Furosemide (frusemide) is a commonly used loop diuretic. Also known by the commercial name, Lasix, it is well established drug but is prone to some common myths. To help kill the dogma, we review a recently published paper discussing 10 myths regarding this frequently used medication.
Sometimes, especially during a long shift, we want to ask our patients why they thought they needed to come see us suddenly for a complaint that does not seem emergent. It can be challenging to remember that our patients seek our help for a variety of reasons.
Recently, our own Chip Lange was on The Skeptic's Guide to Emergency Medicine (The SGEM) for Podcast #249 covering ultrasound to confirm endotracheal tube placement. This had previously been discussed in detail on our own Podcast #118 along with the technique. However, after some discussions on social media it was decided to expand on this discussion further regarding the ways to confirm beyond ultrasound.
Thanks to the talents of Patrick Bafuma (who also has the EM in Focus blog), we have a new series on the podcast called Emergency Medicine Infectious Disease (EM ID). The first podcast is with Lauren Westafer who also is part of the FOAMcast podcast and a FemInEM Speaker. These two brilliant minds got together to record a podcast on spinal epidural abscess (SEA).
A while back, Podcast #70, we talked about how to perform a neurological exam. We also spoke on FOAMfrat. Since that time, at WEMSA we built on the subject and discussed the exam as well as its caveats. At that time, there was not a name. Now, we have the Brief Repeatable Assessment In Neurology (BRAIN) exam.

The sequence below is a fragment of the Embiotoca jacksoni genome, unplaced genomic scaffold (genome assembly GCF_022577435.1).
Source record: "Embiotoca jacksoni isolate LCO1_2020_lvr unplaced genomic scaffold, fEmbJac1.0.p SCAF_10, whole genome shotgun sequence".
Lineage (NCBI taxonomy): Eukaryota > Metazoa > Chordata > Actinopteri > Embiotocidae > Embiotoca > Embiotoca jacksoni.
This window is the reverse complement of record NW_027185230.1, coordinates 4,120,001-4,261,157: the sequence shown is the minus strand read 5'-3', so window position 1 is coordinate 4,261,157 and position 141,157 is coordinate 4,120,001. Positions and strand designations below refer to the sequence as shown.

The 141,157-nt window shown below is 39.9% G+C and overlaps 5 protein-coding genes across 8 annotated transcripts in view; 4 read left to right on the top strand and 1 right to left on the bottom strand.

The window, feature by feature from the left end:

Sam Ireland is back to talk again about ventilatory failure. Last time, he talked about the less severe impending ventilatory failure but this time he runs us through acute ventilatory failure. If you have not already checked it out, look at our last post for details on impending ventilatory failure.
We have a two part special with Sam Ireland from FOAMfrat. He is a critical care paramedic in Wisconsin and a brilliant mind including with ventilation. Sam agreed to come on to talk both about impending and acute ventilatory failure. Stay tuned next week for the second part of his talk.
This podcast is to discuss two important subjects with ultrasound. The first is a quick review of the Butterfly iQ (more detailed review to come) and the second discusses some of the key benefits of POCUS in EMS and other settings where having a larger machine is not feasible.
This one is sure to generate some controversy, especially by my fellow #FOAMed colleagues but it is a conversation we need to have in all earnest. We must seriously consider if double sequential defibrillation (DSD) is as good a plan as we may have originally thought.
Radial head subluxation, commonly referred to as nursemaid's elbow, is a common condition. In this post we talk about how to diagnose and manage this condition in a timely and effective manner.
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